Namibia’s new container terminal situated in the coastal town of Walvis Bay has placed the country in a more competitive position as it can now accommodate larger vessels, making it a preferred destination by many countries.
Built by the China Harbor Engineering Company (CHEC), the container terminal is bringing to life Namibia’s goal to become a main logistics hub for the Southern African region, unlocking huge trading opportunities between the rest of the world and Africa.
According to Namibian Port Authority (Namport) Acting Chief Executive Officer Kevin Harry, the container terminal has created opportunities that are navigating Namibia towards becoming the main gate for landlocked countries.
“The completion of the new Walvis Bay container terminal has elevated Namibia’s transport infrastructure to a well-functioning and high-quality standard. As a result, the road corridors that are linked to local and regional markets have experienced growth in cargo volumes,” Harry said.
Just recently, Namibia made history when it received the largest vessel to ever dock in the Namibian waters, a 335 meter Maersk ‘Sheerness’, with a loading capacity of 9,000 containers.
The arrival of this vessel was of great significance to the entire country because it places the country in a more competitive position as it now can accommodate larger vessels, Harry said.
The port has also become a saving grace for stranded empty cruise ships which are in limbo due to the COVID-19 pandemic by providing berthing space.
It has not only created opportunities for Namibia as a country but also for Walvis Bay locals who are directly benefiting from the expansion.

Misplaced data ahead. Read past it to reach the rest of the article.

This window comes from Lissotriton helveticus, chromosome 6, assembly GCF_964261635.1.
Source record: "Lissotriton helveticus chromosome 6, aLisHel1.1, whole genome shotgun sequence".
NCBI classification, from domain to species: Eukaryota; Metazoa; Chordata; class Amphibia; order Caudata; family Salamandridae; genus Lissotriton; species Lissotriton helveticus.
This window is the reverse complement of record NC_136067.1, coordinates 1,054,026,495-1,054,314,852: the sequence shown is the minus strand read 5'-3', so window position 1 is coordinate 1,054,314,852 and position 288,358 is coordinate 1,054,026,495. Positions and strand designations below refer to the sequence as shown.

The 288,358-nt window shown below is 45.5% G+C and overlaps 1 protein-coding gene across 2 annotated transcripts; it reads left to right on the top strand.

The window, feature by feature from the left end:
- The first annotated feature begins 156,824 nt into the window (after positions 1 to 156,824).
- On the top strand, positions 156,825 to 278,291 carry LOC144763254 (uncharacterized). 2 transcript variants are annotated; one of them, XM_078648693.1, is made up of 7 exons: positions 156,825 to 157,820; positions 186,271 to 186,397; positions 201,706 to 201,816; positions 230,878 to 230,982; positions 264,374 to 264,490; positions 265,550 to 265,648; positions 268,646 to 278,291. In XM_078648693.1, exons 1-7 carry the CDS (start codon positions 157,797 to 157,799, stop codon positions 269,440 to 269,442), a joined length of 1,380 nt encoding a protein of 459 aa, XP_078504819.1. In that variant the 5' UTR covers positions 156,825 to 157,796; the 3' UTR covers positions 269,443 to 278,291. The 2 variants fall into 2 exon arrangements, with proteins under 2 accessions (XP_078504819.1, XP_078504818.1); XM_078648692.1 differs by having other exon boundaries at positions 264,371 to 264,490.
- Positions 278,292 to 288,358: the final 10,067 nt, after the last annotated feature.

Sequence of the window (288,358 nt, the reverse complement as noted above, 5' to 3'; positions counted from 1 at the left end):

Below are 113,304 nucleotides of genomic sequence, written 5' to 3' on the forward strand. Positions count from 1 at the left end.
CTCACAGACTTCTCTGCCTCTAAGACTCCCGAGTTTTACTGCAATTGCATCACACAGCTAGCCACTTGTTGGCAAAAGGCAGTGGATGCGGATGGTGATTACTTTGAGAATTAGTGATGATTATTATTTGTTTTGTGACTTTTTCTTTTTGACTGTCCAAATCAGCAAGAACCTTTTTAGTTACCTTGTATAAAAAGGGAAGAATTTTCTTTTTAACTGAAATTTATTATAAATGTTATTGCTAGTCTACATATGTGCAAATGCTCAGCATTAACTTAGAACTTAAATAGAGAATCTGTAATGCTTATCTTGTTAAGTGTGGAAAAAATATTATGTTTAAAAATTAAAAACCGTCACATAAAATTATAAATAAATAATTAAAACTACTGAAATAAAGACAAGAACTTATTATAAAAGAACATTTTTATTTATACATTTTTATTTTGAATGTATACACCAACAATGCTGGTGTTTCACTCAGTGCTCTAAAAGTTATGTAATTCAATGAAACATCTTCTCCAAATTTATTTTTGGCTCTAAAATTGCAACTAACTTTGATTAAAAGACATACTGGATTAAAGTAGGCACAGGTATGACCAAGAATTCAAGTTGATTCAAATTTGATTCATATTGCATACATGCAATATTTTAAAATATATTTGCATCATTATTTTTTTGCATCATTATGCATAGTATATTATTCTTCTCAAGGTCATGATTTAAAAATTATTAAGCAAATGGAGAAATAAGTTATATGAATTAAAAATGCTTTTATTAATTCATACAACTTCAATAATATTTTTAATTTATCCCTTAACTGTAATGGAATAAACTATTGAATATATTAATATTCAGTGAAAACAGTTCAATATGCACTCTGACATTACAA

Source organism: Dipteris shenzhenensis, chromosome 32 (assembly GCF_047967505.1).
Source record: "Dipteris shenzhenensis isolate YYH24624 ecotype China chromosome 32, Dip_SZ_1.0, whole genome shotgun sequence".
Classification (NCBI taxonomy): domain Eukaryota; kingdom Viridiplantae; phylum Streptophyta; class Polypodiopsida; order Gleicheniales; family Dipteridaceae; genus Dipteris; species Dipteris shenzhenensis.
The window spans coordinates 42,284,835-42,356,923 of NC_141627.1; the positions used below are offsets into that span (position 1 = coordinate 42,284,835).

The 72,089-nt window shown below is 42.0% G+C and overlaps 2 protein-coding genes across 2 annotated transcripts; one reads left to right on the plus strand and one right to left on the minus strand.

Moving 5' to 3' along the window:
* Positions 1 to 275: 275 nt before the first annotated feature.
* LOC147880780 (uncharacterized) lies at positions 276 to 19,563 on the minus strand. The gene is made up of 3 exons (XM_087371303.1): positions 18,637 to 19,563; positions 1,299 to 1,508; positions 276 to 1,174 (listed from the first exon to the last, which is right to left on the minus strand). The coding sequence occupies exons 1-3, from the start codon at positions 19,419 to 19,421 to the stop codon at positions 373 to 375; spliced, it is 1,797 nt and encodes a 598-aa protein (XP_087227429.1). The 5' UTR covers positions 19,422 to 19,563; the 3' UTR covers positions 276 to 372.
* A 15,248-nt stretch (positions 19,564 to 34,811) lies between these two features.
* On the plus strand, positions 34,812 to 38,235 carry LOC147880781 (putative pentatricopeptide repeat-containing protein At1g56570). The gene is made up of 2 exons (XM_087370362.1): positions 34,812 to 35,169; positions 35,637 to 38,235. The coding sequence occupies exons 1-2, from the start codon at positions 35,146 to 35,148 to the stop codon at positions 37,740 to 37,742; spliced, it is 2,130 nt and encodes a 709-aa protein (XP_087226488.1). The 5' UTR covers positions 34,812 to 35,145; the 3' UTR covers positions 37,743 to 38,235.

“The new container terminal increased economic activities during construction of the terminal and now that it is operational, we have seen the establishment of new vendors providing services to the port community for example, the hospitality industry, transport and logistics, tourism and many more,” Harry added.
Surrounding landlocked countries especially during this time of COVID-19 have also benefited by being able to use the port to receive essential goods.
According to the Walvis Bay Corridor Group, the COVID-19 pandemic has made business grow for the company as potential clients see the benefits of the corridors and ports.
By April this year, cargo volumes for the month increased by 40 percent compared to previous months because ports in South Africa had closed thereby cargo was re-directed to Namibia.
“The port of Walvis Bay and its corridors is seen as an efficient and secure trade route into southern Africa, hence the increase in new companies moving their cargo onto our route,” group Chief Executive Officer Hippy Tjivikua said in a previous interview.
The container terminal has now increased Namibia’s port assets to 7.6 billion Namibian dollars (about 441 million U.S. dollars).
For the coastal town locals, the terminal has also brought excitement and adventure especially with the historical events of biggest vessels docking in Walvis Bay.
Twenty-seven year old Elifas Erasi is one local who expressed so much excitement to having witnessed the docking of the historical vessel.
“It was really a spectacular, unforgettable experience in my life. I have lived here all my life and have never seen something like that. It is really an honor to have witnessed that,” Erasi said.
Apart from the excitement of historical events, the residence benefited mostly from employment creation during the construction and operations phase while also getting a chance to develop skills from Chinese experts working on the project.
During the five year project, CHEC employed more than 2,000 Namibians and provided on-site training to over 800 local employees who now have attained new skills in the job market.
The new container terminal located in the port town of Walvis Bay was constructed on 40 hectares of land reclaimed from the sea and more than doubled the container terminal’s carrying capacity to some 750,000 containers.